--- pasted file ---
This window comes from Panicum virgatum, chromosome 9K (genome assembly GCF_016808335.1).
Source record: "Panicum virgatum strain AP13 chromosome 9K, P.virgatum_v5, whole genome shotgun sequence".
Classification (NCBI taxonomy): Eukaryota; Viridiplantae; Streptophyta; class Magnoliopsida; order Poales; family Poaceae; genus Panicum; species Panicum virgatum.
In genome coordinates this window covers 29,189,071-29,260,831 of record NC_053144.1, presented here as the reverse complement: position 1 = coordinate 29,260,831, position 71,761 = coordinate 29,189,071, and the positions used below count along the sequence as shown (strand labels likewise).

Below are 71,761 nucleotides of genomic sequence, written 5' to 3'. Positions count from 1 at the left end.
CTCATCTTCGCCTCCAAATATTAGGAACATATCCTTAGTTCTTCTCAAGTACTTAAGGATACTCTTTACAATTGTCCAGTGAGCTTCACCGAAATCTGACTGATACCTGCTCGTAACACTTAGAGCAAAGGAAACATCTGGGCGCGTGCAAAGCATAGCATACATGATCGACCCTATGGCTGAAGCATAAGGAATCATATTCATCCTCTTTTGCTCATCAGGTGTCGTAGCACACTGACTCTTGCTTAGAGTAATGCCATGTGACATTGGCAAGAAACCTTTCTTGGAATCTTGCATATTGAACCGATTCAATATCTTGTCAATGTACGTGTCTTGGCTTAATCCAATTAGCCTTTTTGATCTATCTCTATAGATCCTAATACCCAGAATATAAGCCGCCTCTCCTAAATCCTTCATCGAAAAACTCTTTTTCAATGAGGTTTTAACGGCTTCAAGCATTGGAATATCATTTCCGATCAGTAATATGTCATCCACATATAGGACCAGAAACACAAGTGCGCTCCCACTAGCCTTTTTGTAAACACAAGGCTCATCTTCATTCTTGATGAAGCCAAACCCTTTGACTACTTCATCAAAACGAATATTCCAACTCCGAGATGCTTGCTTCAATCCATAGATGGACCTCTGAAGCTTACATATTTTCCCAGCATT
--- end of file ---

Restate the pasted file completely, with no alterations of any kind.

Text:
This window comes from Panicum virgatum, chromosome 9K (genome assembly GCF_016808335.1).
Source record: "Panicum virgatum strain AP13 chromosome 9K, P.virgatum_v5, whole genome shotgun sequence".
Classification (NCBI taxonomy): Eukaryota; Viridiplantae; Streptophyta; class Magnoliopsida; order Poales; family Poaceae; genus Panicum; species Panicum virgatum.
In genome coordinates this window covers 29,189,071-29,260,831 of record NC_053144.1, presented here as the reverse complement: position 1 = coordinate 29,260,831, position 71,761 = coordinate 29,189,071, and the positions used below count along the sequence as shown (strand labels likewise).

Below are 71,761 nucleotides of genomic sequence, written 5' to 3'. Positions count from 1 at the left end.
CTCATCTTCGCCTCCAAATATTAGGAACATATCCTTAGTTCTTCTCAAGTACTTAAGGATACTCTTTACAATTGTCCAGTGAGCTTCACCGAAATCTGACTGATACCTGCTCGTAACACTTAGAGCAAAGGAAACATCTGGGCGCGTGCAAAGCATAGCATACATGATCGACCCTATGGCTGAAGCATAAGGAATCATATTCATCCTCTTTTGCTCATCAGGTGTCGTAGCACACTGACTCTTGCTTAGAGTAATGCCATGTGACATTGGCAAGAAACCTTTCTTGGAATCTTGCATATTGAACCGATTCAATATCTTGTCAATGTACGTGTCTTGGCTTAATCCAATTAGCCTTTTTGATCTATCTCTATAGATCCTAATACCCAGAATATAAGCCGCCTCTCCTAAATCCTTCATCGAAAAACTCTTTTTCAATGAGGTTTTAACGGCTTCAAGCATTGGAATATCATTTCCGATCAGTAATATGTCATCCACATATAGGACCAGAAACACAAGTGCGCTCCCACTAGCCTTTTTGTAAACACAAGGCTCATCTTCATTCTTGATGAAGCCAAACCCTTTGACTACTTCATCAAAACGAATATTCCAACTCCGAGATGCTTGCTTCAATCCATAGATGGACCTCTGAAGCTTACATATTTTCCCAGCATT